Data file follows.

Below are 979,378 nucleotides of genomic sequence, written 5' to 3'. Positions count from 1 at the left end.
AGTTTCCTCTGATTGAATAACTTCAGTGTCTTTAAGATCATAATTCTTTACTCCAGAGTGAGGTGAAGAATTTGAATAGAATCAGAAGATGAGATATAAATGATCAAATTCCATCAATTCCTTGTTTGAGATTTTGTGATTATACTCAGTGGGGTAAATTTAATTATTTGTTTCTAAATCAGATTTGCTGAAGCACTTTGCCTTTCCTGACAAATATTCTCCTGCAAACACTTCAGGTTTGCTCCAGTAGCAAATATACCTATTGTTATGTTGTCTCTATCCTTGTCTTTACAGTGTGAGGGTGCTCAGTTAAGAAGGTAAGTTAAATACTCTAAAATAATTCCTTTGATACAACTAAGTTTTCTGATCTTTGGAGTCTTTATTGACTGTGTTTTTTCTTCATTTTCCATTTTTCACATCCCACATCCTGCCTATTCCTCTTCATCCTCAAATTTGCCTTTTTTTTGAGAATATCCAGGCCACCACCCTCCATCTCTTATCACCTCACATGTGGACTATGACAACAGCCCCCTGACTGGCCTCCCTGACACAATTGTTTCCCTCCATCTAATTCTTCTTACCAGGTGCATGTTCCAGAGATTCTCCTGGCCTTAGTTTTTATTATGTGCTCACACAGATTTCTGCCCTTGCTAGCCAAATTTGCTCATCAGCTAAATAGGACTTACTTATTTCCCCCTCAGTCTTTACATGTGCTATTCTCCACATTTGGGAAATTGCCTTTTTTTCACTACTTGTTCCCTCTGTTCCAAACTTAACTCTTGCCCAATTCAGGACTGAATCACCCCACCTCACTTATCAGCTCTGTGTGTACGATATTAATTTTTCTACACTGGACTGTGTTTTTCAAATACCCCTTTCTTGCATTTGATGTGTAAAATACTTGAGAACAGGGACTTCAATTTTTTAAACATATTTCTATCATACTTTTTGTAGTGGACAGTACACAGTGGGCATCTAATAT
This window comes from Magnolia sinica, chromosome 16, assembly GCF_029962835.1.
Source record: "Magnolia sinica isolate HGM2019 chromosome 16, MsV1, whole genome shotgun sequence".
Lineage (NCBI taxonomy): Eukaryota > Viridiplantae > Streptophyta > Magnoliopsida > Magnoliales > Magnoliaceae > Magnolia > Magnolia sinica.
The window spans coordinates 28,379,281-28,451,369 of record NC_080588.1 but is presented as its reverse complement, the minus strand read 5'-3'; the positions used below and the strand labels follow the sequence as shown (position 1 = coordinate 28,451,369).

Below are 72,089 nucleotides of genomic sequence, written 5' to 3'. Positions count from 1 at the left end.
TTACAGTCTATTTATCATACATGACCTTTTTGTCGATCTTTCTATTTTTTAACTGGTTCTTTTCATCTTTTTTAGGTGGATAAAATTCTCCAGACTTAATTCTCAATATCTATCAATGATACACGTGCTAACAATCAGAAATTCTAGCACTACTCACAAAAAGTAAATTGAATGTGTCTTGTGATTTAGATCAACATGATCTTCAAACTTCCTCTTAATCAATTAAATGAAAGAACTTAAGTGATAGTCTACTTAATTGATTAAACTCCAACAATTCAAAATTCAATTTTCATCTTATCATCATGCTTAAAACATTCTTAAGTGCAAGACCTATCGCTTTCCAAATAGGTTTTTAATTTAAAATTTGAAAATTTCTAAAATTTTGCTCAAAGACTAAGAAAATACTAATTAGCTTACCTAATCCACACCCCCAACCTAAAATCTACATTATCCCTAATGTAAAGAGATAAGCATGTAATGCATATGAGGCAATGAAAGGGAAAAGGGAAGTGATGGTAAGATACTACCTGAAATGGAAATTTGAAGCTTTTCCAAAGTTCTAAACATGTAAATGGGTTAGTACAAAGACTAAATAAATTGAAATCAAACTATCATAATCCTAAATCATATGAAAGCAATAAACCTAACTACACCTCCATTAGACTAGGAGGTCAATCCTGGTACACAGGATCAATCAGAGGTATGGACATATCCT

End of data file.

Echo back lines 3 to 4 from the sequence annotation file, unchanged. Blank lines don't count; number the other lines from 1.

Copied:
This window comes from Magnolia sinica, chromosome 16, assembly GCF_029962835.1.
Source record: "Magnolia sinica isolate HGM2019 chromosome 16, MsV1, whole genome shotgun sequence".